Navigation menu

Monday, November 24, 2008

The Return of the Baltimore Writers Conference

By Jill Earl

What a difference a year makes. Exactly a year ago, my first post for ‘The Muffin’ was 'Notes from the Baltimore Writers Conference', my first experience at the annual event. This time around, I attended with a writing buddy, and had some writing experience under my belt. What would the day hold for me?

The conference opened with keynote speaker Larry Doyle, a former writer and producer for ‘The Simpsons’ for four years. Titled ‘How I Became A Salesman’, Mr. Doyle’s droll humor wove its way through his talk. For instance, his reason for becoming a writer was to avoid his father’s line of work of door-to-door sales. His choice of writing as a vocation didn't go over well. His observation: “Being a movie writer is 90% finding writing jobs---so you can say I’m a salesman in Hollywood. Dad would be proud.”

His first novel, I Love You, Beth Cooper , a homage to 80's teen comedies, is now available and will be released as a film next year, directed by Chris Columbus and starring Hayden Panettierre of the T.V. show ‘Heroes’. He fielded many questions from the eager audience, and at the end, left us with this last comment, “Most Hollywood writers are very well written, which is amazing considering the quality of work coming from there.” He’s currently not working on his next novel.

In my first session, ‘Taking The Freelance Plunge’, freelancers Cathy Alter and Geoff Brown tag-teamed to walk attendees through the process. Both made the move to freelancing for the freedom of creating their own schedules and doing work they wanted to do, missing the reliable biweekly check initially. Mr. Brown remarked, “Having a spouse with a paying job is important. Very important.” They continued with advice on effectively researching markets, starting with smaller magazines to build your portfolio, and looking into setting up your own blog. Their last bit of advice: “Read everything. Read, read, read!”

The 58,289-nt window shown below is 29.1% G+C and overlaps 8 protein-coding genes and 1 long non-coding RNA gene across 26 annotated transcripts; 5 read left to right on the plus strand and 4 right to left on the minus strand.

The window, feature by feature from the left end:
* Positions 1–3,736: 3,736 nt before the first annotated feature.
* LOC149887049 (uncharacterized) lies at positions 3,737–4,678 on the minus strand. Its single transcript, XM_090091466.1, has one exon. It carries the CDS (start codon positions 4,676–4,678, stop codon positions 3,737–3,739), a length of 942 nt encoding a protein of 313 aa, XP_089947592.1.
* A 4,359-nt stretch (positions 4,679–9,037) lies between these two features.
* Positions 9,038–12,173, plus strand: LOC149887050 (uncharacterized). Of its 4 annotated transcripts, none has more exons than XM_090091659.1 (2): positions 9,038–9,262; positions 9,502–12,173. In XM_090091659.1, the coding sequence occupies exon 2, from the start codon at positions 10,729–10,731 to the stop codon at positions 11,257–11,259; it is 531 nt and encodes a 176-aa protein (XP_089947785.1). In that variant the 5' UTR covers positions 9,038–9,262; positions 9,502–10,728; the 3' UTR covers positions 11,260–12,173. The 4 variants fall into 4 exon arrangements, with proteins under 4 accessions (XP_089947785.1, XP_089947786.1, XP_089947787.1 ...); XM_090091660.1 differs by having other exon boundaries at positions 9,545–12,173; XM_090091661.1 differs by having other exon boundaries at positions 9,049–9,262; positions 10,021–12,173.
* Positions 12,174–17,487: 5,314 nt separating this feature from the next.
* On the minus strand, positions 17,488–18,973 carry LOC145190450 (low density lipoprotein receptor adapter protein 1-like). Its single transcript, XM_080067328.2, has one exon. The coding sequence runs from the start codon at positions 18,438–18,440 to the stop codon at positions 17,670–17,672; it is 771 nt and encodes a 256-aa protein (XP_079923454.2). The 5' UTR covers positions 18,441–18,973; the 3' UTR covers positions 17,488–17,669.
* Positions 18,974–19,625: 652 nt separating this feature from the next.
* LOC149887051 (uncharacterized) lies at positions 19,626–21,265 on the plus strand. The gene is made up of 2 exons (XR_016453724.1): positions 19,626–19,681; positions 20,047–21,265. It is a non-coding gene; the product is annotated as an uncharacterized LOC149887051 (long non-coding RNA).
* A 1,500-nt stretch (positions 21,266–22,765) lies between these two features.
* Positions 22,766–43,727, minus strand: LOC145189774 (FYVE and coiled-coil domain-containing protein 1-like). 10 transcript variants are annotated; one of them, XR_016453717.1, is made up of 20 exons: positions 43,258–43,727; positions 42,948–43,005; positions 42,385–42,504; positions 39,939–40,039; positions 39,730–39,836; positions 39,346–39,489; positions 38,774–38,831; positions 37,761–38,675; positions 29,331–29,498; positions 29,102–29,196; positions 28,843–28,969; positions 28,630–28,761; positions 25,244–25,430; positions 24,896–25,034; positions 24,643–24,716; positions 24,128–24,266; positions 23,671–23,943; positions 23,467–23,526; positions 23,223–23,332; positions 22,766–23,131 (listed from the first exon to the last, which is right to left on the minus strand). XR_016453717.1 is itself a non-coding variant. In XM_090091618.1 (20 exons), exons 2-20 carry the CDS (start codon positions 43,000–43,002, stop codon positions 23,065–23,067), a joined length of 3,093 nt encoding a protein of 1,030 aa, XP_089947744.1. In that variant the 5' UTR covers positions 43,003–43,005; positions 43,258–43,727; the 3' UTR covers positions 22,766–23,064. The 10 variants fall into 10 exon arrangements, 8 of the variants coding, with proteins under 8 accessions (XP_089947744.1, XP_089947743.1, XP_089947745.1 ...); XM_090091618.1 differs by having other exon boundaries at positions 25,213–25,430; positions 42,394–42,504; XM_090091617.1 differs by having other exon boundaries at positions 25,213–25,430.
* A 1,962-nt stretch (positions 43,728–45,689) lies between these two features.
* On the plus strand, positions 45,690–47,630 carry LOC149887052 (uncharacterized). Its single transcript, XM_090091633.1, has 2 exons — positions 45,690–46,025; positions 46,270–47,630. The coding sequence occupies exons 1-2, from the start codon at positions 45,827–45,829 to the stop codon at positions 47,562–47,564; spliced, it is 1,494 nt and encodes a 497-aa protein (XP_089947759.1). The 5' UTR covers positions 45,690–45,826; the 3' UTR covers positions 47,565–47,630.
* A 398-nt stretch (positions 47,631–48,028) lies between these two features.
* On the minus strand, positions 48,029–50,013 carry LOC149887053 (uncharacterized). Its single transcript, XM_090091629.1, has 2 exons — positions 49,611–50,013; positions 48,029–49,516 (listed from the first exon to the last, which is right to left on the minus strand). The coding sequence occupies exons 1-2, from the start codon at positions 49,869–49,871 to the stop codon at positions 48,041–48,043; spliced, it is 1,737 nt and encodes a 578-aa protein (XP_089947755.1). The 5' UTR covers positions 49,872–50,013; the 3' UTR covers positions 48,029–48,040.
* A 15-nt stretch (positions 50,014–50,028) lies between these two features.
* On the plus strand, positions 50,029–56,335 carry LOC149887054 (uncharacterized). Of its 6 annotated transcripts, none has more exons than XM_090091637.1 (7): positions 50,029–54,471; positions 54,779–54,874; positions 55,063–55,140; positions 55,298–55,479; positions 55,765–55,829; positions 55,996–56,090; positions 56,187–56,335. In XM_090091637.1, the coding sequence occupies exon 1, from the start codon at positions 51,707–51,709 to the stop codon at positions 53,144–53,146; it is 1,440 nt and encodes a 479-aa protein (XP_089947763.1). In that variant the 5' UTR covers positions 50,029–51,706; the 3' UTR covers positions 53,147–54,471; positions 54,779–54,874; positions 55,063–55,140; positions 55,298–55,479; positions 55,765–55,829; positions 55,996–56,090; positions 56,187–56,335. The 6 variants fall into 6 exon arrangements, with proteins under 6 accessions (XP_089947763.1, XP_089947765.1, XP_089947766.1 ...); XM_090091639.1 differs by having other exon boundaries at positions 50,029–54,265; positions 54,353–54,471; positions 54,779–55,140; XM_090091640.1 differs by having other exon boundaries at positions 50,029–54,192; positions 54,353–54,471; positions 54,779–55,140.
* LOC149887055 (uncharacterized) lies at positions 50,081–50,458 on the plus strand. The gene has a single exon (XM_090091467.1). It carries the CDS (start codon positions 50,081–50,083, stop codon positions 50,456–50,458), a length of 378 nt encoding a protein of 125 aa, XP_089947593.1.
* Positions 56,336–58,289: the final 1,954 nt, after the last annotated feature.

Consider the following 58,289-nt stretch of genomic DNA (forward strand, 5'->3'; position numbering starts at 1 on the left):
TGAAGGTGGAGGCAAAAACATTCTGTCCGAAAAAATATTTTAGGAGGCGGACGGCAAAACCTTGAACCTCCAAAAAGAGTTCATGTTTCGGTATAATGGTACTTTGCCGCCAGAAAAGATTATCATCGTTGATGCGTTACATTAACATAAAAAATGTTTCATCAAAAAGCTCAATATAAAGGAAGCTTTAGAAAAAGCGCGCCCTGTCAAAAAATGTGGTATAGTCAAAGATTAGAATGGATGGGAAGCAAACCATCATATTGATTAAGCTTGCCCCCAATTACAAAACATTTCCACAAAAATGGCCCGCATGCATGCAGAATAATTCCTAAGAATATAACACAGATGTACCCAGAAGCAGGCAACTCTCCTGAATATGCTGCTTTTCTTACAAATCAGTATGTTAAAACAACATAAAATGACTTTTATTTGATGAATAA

In the ‘Literary Journals & Magazines’ session with Gettysburg Review assistant editor Mark Drew and Gargoyle Magazine editor/publisher Richard Peabody, attendees learned to tailor their pieces to what lit mag editors are looking for. Among the sore points for both: inconsistent characters, long drawn-out plots, and not reading the magazine to get a feel for it. “We’re looking for any reason to reject your work.” To better your chances for acceptance, Mr. Drew suggested, “Know your characters so well that you take editors by surprise and hook them, and they’ll want to accept your work.”

“Wherever you are, use that opportunity to further your writing experience.” That statement opened the ‘Travel Writing’ session, led by L. Peat O’Neil, author of Travel Writing: See the World, Sell the Story. We jumped into defining the elements of a travel piece--title, lead/lede, the ‘where are we?’, ‘why are we there?’, theme, and ‘how’--adding facts, character development, and backstory to make an interesting piece. As a brainstorming exercise, Ms. O’Neil had us recall a travel experience, remembering specific details using our senses, then write down some ideas that could be the beginnings of our own travel pieces.

We moved on to areas to break into travel writing, such as small presses and journals, choosing your target market and carefully reading it to discover their style. Once established, she emphasized the need to be gutsy in marketing and selling yourself; developing contacts with editors and other writers; and suggested focusing on a region/area instead of a variety of places. Her takeaway at the end of the session: “Read widely of what was written by travel writers decades, even centuries past, get a fresh perspective on the genre.”

My last session, ‘Screenwriting’, led by screenplay consultant David Warfield, was mostly a Q&A time. He suggested that beginners look into screenwriting competitions as a resource to get the proverbial foot in the door, but making sure to do the necessary research because of the many scammers out there. Mr. Warfield added that learning how to craft good query letters is an important skill to develop, since few in the business accept unsolicited scripts. At the end, attendees received a handout with helpful resources.

Throughout the conference, I met fellow writers, made great connections, ate really good food and didn't buy out the bookstore---a first! We hit the wine and cheese gathering for last-minute networking and snacks for the road, then left.

With conference season officially over, the work of sorting through this last round of handouts and notes, and applying what was learned begins. Bring it on!

No comments:

Post a Comment

We love to hear from readers! Please leave a comment. :)